If you follow this website, you’ll know I’m not a fan of steep ridges. This meant that Stac Pollaidh, although it was a short hike, was out of my comfort zone at various points.
Whilst I did complete a round of Munros I found the Munros on Cuillin Ridge on Skye very challenging due to the steep inclines and exposure. Other ridges, like Liathach in Glen Torridon, also tested my nerves.
Hike and run to the summit of Stac Polly
Stac Pollaidh, north of Ullapool in a region known as Assynt, is not a high mountain. It measures 612 m at its highest point and has a prominence of about 438 m.
This qualifies you for either the Fionas (Old Grahams) or New Grahams list, depending on which you are following.
At first, a well-made path leads walkers uphill from a parking lot at sea level. This path actually continues around Stack Polly to form a loop if you are not willing to go higher.
The views over the otherworldly landscape of Assynt and some of the mountains, such as Suilven, are magnificent.
After a couple of kilometers in a northeasterly direction, there is a junction and an obvious path to the left (west). This climbs steeper towards the steep ridge.
By Scottish ridge standards this is a short version, but Stac Pollaidh has many steep drops and numerous towers.
The true summit of Stac Pollaidh lies at the western end and claims the title of one of the most difficult peaks to reach on the Scottish mainland.
To reach the highest point you need to be confident on the rocky towers and manage some scrambled sections. I was lucky enough to be with a small group of Highland Hill Runners and two of the group knew the route well.
There is a maze of paths so my advice is to go with someone who has done the route before. If this is your first time doing the route, it is possible to follow different paths and worn sections up and then go back if it is not for you and try another way up.
There are a couple of sections that are easier if you know exactly where you are going and if you have a friend to guide you up.
Even with Arron and Iain guiding us, I confess there were a few moments when the exposure, or the fear of what was to come next, got the better of me and I said I didn’t want to continue.
I tried not to look down, only ahead, but then I’d glimpse a drop off to the side or a tower of rock ahead and my stomach would churn and my heart race. The fear of heights can be very unpleasant.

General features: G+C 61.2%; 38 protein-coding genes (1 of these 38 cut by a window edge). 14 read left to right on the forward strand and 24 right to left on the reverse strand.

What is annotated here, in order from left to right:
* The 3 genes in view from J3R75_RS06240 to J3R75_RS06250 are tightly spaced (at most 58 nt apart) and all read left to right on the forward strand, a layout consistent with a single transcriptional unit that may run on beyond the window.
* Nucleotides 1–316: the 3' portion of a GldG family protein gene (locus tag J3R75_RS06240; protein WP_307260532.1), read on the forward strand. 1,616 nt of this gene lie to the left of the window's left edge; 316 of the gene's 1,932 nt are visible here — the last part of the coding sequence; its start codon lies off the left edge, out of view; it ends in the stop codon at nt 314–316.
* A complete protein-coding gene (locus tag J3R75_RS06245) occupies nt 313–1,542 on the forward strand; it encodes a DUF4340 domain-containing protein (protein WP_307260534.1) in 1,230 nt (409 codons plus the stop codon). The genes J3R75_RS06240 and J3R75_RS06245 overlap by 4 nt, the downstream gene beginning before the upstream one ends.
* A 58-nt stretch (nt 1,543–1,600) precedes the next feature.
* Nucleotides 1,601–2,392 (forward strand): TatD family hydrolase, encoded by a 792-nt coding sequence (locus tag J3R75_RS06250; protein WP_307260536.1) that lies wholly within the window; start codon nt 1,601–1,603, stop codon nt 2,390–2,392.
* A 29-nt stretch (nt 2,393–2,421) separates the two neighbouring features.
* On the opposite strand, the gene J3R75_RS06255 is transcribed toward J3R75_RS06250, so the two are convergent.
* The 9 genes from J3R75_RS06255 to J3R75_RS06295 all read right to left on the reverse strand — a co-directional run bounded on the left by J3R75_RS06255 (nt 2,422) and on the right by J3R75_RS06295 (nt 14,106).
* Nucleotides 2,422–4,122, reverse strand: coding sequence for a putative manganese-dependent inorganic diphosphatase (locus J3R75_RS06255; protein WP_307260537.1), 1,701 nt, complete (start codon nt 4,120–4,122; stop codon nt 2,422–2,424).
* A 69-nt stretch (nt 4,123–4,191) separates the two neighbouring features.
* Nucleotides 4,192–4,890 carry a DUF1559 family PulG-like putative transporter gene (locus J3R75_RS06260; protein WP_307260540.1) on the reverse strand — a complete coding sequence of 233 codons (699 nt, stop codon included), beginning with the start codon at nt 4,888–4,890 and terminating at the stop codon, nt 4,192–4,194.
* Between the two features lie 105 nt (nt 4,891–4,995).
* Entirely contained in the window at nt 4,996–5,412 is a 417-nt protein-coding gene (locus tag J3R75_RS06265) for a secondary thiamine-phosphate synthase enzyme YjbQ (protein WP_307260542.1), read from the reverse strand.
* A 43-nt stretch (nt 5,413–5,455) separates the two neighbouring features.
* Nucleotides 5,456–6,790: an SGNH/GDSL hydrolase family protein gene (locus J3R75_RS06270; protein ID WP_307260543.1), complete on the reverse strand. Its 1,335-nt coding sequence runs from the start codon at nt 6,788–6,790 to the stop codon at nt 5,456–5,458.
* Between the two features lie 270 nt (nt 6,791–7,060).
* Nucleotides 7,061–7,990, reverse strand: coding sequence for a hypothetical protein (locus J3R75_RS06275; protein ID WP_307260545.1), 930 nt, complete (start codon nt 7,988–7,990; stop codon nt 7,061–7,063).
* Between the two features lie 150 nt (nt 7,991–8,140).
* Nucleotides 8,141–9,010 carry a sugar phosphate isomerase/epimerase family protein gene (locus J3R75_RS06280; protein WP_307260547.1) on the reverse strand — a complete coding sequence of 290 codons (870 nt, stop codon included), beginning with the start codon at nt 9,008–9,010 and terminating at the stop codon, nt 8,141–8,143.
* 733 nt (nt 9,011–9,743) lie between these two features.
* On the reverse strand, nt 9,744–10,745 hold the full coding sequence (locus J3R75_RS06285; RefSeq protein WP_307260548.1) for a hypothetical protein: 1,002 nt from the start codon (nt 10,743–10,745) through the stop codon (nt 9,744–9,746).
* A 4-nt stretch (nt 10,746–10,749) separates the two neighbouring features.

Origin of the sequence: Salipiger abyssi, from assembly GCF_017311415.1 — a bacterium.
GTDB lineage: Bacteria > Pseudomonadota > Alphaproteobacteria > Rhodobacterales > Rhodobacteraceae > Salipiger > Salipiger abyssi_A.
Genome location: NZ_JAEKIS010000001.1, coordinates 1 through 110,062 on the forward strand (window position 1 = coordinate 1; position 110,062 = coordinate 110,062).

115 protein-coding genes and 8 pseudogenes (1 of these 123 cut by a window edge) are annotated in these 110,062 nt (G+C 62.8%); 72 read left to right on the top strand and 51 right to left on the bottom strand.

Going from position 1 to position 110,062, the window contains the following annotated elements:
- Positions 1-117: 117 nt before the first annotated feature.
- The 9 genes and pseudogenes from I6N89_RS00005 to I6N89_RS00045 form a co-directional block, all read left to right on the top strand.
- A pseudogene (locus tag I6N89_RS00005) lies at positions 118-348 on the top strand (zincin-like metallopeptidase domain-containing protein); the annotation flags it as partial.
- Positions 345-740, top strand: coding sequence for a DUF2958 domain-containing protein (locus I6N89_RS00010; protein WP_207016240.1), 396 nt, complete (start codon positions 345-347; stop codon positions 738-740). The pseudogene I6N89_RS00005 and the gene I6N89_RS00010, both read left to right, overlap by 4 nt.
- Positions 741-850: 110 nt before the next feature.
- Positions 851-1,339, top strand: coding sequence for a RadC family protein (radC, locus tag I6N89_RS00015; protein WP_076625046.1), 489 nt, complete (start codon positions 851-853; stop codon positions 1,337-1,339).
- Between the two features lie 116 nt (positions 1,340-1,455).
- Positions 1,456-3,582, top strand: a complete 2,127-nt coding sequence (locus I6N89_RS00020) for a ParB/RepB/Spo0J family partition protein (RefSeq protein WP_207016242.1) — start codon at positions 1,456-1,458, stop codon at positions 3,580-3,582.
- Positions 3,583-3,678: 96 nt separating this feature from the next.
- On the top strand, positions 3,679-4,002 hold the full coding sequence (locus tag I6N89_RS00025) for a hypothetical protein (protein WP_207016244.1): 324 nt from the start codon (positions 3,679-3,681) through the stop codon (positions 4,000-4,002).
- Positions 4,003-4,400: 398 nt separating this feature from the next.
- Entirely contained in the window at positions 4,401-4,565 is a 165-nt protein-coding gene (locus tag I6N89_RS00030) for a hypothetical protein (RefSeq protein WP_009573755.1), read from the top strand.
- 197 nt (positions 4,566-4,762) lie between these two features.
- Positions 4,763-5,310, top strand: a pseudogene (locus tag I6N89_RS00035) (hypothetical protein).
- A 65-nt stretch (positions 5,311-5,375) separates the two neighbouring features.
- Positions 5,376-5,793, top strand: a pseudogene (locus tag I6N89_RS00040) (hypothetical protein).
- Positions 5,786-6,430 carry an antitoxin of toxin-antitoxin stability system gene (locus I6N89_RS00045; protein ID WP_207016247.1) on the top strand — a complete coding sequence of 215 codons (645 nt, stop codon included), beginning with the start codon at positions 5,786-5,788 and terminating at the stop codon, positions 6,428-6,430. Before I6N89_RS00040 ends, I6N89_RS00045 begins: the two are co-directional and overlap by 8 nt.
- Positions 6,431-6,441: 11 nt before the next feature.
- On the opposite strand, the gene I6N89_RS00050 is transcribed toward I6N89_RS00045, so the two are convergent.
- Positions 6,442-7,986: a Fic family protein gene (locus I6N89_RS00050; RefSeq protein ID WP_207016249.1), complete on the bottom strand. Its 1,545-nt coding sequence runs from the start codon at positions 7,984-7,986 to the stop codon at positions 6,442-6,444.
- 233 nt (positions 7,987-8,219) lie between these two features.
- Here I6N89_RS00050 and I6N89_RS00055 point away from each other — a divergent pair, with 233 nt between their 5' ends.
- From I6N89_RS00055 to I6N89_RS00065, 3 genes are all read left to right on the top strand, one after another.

Somehow, though, I kept going. Being part of a group of good friends was helpful because we gave each other words of encouragement and also the space to vocalize our fears without judgment. While some in the group seemed totally fine on the ridge, others really weren’t.
There was nothing I found to be too technically challenging in terms of the climbing aspect of the Stac Pollaidh ridge and with a bit of guidance the two crux points were fairly simple short scrambles. But when your brain tells you that it’s very scary, very scary, because of the steep falls, it was a challenge to keep going.
I am delighted to say that I made it. Even at the top, where there is a fairly wide section of ridge, I felt a terrible sense of exposure. But I also felt proud of myself for persevering.
Of course we also had to do the comeback race, but for some reason that didn’t seem as bad as I feared.
Our group also headed for the lower eastern summit, which will be enjoyed by most people who climb Stac Pollaidh.
In the race back to the car park we rejoin the lower path and follow it to complete the circuit.
Poll Stack: The Details
The total route was 5km.
The total height gain was 700m (although our group did some additional ascents and descents of various towers while we searched for the correct route).
this was my route (though keep in mind that if you follow along, I’m not responsible if you end up feeling exposed or miss out).